Global alliance of organics recycling associations call for immediate action at COP26
A global alliance of organics recycling associations has officially called on world leaders to make COP26 a turning point in history for the recycling of food and garden waste.
The alliance says that every country, business and person can help mitigate climate change by recycling their unavoidable food and garden waste into fertilizers and soil improvers, and that action needs be taken immediately to get the maximum benefits from these valuable resources. This can be achieved by recycling them through garden, on-site or large-scale systems to create valuable carbon-rich organic matter for return to our soils for carbon storage, biodiversity, water conservation and food security. The alliance calls for action to be taken now to implement systems to recycle organic waste back to soils.
According to data from the World Bank, 5 percent of global greenhouse gas emissions in 2016 (1.6 billion tonnes of carbon dioxide equivalent) were generated from solid waste treatment and disposal, with food waste accounting for nearly 50 percent of overall emissions. The recycling of unavoidable organic wastes will reduce this significant source of greenhouse gas emissions.
Climate stabilizing benefits are also realized when compost and organic matter are returned back to our soils. According to the Food and Agriculture Organization of the United Nations, 95 percent of our food is directly or indirectly produced on our soils with organic matter being fundamental to its overall health, soil structure, biodiversity and biological activity of soil organisms and plant nutrient availability. The fact that the world's soils act as the largest terrestrial carbon sink, reducing greenhouse gases in the atmosphere, intensifies this role to significantly offset the rapid rise of carbon dioxide in the atmosphere.
Importantly, organics recycling is a highly affordable carbon capture tool and can be done at many different scales, accessible to all through local solutions which can also deliver added benefits in renewable energy production, improved water quality and conservation and food security.
The global alliance is comprised of: The Association for Renewable Energy and Clean Technology (REA); The Australian Organics Recycling Association (AORA); Compost Council of Canada (CCC); European Compost Network (ECN); International Solid Waste Association (ISWA); CRÉ - Composting and Anaerobic Digestion Association of Ireland; WasteMINZ (Waste Management Institute of New Zealand); The United States Composting Council (USCC); and The Compost Research & Education Foundation (CREF).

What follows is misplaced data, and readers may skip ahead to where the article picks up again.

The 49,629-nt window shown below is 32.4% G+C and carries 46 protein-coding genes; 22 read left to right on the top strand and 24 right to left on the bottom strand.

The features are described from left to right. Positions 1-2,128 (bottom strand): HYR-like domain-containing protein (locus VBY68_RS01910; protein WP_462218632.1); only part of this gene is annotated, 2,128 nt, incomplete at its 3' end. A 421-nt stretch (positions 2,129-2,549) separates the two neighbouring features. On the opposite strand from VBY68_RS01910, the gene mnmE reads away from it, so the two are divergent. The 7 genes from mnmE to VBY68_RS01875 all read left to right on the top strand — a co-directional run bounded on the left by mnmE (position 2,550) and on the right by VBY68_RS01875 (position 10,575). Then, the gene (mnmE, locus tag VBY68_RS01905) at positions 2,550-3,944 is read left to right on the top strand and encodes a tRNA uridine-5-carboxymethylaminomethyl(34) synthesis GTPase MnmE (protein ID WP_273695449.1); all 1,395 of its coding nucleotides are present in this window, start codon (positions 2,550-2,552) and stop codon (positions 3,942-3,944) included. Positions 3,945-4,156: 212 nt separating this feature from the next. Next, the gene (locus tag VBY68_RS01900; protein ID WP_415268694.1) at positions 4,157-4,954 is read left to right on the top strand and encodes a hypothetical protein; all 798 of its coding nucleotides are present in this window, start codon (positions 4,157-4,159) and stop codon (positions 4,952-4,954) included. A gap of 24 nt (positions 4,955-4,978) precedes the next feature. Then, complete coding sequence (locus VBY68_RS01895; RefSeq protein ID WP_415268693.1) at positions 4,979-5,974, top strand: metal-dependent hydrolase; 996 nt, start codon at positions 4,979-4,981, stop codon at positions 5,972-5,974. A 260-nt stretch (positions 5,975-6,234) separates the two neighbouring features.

Traditionally, waste management companies have operated using a simple "management of waste" approach to operating a MRF. Throughput targets and continuous operation (minimal downtime) were the main driving forces. The industry has changed however, and the focus moving forward is now on optimizing system performance and reliability, in conjunction with increasing recycling rates and a drive for a "greener" and more sustainable tomorrow.
When considering the addition of, or upgrade to, an "intelligent" MRF, for municipalities or private operators, the main factors should always be the client's (operator) current requirements, and evolving market needs, which include throughput, reliability, output quality, and adaptability. Equally important is a full understanding of what is really expected from any proposed system. Having an engaged and focused mindset for the project with the client from the beginning, will impact and drive the entire design process. This then impacts the overall project result, through to the productive, efficient, ongoing operation of the facility itself.